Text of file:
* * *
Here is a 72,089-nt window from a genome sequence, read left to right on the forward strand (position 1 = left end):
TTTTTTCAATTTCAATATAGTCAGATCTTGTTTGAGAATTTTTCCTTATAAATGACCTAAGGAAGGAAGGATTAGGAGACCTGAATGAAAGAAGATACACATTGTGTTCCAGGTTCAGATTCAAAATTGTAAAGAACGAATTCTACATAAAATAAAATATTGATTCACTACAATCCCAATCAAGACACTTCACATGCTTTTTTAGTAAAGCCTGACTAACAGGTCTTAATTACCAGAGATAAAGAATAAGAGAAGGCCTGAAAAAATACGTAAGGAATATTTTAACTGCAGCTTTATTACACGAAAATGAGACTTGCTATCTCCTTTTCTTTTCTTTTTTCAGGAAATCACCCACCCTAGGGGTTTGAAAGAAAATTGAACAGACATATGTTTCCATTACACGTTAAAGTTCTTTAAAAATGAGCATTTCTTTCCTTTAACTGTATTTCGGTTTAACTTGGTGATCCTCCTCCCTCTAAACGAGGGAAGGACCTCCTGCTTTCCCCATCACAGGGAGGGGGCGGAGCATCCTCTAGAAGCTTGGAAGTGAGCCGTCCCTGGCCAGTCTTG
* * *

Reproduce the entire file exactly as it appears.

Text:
Here is a 72,089-nt window from a genome sequence, read left to right on the forward strand (position 1 = left end):
TTTTTTCAATTTCAATATAGTCAGATCTTGTTTGAGAATTTTTCCTTATAAATGACCTAAGGAAGGAAGGATTAGGAGACCTGAATGAAAGAAGATACACATTGTGTTCCAGGTTCAGATTCAAAATTGTAAAGAACGAATTCTACATAAAATAAAATATTGATTCACTACAATCCCAATCAAGACACTTCACATGCTTTTTTAGTAAAGCCTGACTAACAGGTCTTAATTACCAGAGATAAAGAATAAGAGAAGGCCTGAAAAAATACGTAAGGAATATTTTAACTGCAGCTTTATTACACGAAAATGAGACTTGCTATCTCCTTTTCTTTTCTTTTTTCAGGAAATCACCCACCCTAGGGGTTTGAAAGAAAATTGAACAGACATATGTTTCCATTACACGTTAAAGTTCTTTAAAAATGAGCATTTCTTTCCTTTAACTGTATTTCGGTTTAACTTGGTGATCCTCCTCCCTCTAAACGAGGGAAGGACCTCCTGCTTTCCCCATCACAGGGAGGGGGCGGAGCATCCTCTAGAAGCTTGGAAGTGAGCCGTCCCTGGCCAGTCTTG